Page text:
So this is why I recommend to review any analysis that is based on CDHDR and CDPOS entries – as sometimes your ‘discovered gold’ may slip through your hands. SAP PROCESS INSIGHTS helps you doing this, since it provides a powerful set of additional information describing the change, and if you are into process mining, you may observe the cycle times between the different change events – a cascade of automated changes will show cycle times of almost 0 😉


Any thoughts, comments, complaints, tears, conclusions, observations? I would love to hear back from you, either directly through this post, or you can reach out to me directly.

Happy year end !

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      Author's profile photo Thomas Bodenmueller-Dodek
      Thomas Bodenmueller-Dodek

      Hi Andreas,

      nice read and valuable guidelines for the interpretation of PO changes - so "not all that glitters is gold" (no clue if the native speakers would use that saying 😉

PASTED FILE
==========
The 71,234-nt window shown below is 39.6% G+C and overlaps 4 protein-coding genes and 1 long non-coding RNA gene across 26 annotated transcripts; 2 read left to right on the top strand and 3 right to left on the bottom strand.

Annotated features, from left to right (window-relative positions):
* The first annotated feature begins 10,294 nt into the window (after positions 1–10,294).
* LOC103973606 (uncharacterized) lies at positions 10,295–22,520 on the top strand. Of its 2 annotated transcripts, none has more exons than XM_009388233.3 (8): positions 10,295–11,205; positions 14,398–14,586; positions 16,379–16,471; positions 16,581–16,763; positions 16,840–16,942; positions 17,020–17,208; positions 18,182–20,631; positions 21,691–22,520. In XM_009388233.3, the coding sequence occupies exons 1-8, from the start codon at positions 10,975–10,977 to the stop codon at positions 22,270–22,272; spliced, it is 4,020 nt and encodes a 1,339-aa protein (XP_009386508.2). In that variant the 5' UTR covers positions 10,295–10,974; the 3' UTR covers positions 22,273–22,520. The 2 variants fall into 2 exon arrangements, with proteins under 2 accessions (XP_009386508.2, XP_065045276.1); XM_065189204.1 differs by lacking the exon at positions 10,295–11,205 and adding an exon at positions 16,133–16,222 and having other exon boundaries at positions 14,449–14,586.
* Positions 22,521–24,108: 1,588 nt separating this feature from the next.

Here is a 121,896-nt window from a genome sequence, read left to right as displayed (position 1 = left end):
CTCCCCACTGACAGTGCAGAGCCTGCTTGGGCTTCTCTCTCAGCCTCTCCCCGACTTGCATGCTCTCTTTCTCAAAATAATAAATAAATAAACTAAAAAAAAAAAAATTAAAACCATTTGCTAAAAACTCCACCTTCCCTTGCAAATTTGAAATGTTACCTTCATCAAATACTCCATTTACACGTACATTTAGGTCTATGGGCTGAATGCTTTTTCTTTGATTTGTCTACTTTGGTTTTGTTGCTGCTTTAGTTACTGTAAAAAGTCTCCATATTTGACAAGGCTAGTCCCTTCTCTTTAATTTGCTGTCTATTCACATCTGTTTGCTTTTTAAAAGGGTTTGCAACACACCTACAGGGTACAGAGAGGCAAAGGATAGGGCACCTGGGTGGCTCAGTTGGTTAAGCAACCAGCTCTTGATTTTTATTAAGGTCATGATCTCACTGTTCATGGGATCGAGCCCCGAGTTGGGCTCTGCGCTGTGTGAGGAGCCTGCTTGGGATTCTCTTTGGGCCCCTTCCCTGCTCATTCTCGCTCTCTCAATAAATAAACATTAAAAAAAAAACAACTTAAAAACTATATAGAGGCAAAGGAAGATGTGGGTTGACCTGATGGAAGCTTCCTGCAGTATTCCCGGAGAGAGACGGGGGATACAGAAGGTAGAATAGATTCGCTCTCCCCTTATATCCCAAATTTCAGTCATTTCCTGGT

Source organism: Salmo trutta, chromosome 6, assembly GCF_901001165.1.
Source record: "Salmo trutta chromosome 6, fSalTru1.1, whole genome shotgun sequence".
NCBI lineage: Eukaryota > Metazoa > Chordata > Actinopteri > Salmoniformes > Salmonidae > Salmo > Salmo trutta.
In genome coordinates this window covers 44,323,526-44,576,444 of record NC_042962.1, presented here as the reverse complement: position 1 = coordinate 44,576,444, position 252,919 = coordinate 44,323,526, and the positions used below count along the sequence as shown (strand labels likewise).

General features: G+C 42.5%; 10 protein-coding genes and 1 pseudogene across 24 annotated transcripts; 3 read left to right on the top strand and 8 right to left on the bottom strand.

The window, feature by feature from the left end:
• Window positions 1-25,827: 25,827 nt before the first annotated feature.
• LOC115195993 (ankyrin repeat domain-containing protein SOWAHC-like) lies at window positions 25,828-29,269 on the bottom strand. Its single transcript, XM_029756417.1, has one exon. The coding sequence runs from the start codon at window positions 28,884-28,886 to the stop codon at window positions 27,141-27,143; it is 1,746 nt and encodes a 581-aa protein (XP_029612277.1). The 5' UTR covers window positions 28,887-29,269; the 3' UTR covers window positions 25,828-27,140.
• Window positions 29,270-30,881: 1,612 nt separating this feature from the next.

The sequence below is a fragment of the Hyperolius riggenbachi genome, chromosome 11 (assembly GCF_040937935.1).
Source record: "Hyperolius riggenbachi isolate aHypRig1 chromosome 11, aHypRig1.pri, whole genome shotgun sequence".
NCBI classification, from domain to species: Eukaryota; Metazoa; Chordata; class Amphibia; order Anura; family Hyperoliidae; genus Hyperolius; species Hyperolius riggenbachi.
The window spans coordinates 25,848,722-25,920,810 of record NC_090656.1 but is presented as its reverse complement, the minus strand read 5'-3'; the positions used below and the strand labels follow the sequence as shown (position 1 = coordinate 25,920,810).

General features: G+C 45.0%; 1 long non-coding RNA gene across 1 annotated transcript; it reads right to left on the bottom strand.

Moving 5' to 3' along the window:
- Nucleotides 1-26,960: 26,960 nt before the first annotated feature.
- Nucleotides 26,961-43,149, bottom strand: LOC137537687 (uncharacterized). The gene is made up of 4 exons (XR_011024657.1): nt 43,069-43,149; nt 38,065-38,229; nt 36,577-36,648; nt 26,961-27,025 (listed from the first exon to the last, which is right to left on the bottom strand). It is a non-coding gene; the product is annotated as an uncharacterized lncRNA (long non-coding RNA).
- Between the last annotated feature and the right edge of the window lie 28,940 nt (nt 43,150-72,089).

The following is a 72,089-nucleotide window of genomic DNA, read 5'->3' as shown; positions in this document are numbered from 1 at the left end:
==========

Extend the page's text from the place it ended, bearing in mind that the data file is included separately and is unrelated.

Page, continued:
Author's profile photo Andreas Breitrueck
      Andreas Breitrueck
      Blog Post Author

      but your German saying nails it well. Many thanks - btw - the same applies for changes to PRs 🤘

      Author's profile photo Gia-Thi Nguyen
      Gia-Thi Nguyen

      Dear Andy,


      lots of tears - both pain and joy that finally someone addresses the bitter pill to swallow -> CDPOS and CDHDR can be lots of fun and cause lots of unnecessary work to explain.


      In the below screenshot you can see how the "pro's" and the "beginners" differ.

      Some would love to count the insights they have seen from all those "non-conformant" manual activities. Yes, with processing time 0 as you mentioned. So what? Exactly - nothing.

      We need to go to the root cause of the change that triggered all the other automatic changes (which is a good sign). Of course, if you are solely driven by metrics of "HOW MANY MANUAL TOUCHES" instead of "HOW MANY MANUAL TOUCHES DO ACTUALLY HAVE A NEGATIVE IMPACT" (e.g. on cycle time, etc.), things can and will go awry.


      To simplify what you already outlined so well:

      Let's focus on Quality instead of Quantity

      Let's focus on Causality instead of Correlation.